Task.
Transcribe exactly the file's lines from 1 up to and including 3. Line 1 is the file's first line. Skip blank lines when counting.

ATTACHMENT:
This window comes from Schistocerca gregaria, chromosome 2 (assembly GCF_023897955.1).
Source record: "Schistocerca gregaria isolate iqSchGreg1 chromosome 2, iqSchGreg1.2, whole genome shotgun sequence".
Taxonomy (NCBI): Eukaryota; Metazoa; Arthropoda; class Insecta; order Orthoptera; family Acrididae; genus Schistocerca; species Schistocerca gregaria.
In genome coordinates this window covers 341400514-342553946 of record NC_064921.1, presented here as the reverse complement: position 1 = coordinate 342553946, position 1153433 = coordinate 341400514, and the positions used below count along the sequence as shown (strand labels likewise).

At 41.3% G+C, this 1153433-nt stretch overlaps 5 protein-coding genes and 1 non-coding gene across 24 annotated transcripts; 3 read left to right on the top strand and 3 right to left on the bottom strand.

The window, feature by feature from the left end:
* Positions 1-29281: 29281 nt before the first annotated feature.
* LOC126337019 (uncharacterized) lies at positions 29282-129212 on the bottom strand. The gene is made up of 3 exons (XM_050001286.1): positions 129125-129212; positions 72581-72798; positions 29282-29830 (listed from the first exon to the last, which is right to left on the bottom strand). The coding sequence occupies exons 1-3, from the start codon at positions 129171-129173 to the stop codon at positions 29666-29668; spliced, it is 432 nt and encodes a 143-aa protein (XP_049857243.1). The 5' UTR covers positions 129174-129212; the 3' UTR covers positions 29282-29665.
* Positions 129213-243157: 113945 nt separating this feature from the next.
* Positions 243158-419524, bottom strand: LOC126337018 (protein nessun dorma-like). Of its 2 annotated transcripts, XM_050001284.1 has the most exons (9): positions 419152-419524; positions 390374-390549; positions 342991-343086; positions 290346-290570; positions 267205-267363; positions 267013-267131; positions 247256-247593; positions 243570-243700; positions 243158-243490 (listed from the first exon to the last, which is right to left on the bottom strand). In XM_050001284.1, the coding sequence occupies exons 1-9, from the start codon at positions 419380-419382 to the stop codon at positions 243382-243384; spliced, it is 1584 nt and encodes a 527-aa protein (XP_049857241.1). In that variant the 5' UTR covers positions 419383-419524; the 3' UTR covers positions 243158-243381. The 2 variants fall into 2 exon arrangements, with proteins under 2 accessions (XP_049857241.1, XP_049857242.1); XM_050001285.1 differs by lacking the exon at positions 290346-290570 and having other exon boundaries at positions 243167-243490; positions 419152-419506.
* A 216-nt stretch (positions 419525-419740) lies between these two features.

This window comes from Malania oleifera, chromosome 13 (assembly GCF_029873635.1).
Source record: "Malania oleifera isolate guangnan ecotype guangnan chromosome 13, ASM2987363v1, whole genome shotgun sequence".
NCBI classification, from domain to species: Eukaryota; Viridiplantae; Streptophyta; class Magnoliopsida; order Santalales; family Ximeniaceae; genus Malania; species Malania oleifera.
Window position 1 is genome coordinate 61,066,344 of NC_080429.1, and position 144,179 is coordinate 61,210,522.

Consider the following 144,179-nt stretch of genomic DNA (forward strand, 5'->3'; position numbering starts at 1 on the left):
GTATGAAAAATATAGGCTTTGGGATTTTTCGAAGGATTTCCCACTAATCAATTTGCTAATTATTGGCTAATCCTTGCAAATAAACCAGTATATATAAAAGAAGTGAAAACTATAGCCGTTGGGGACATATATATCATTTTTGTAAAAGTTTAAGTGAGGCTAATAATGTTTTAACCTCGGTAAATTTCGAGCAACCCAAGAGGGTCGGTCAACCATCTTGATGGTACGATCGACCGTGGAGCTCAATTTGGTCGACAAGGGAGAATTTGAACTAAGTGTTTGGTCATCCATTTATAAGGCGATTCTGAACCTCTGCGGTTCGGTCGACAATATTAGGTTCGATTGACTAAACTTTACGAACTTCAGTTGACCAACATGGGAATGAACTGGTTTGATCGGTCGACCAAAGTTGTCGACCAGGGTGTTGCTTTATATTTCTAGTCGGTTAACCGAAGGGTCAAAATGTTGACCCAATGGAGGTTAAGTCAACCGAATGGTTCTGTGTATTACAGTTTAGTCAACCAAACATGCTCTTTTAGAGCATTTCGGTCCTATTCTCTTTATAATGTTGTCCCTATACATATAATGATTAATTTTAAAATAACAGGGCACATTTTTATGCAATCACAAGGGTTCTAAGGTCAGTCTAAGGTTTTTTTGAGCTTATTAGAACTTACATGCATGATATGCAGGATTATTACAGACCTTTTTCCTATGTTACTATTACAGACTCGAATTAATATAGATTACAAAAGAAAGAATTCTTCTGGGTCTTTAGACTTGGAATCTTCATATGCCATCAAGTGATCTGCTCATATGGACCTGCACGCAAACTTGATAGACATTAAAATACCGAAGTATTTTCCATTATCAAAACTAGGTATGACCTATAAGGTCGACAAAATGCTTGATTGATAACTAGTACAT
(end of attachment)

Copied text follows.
This window comes from Schistocerca gregaria, chromosome 2 (assembly GCF_023897955.1).
Source record: "Schistocerca gregaria isolate iqSchGreg1 chromosome 2, iqSchGreg1.2, whole genome shotgun sequence".
Taxonomy (NCBI): Eukaryota; Metazoa; Arthropoda; class Insecta; order Orthoptera; family Acrididae; genus Schistocerca; species Schistocerca gregaria.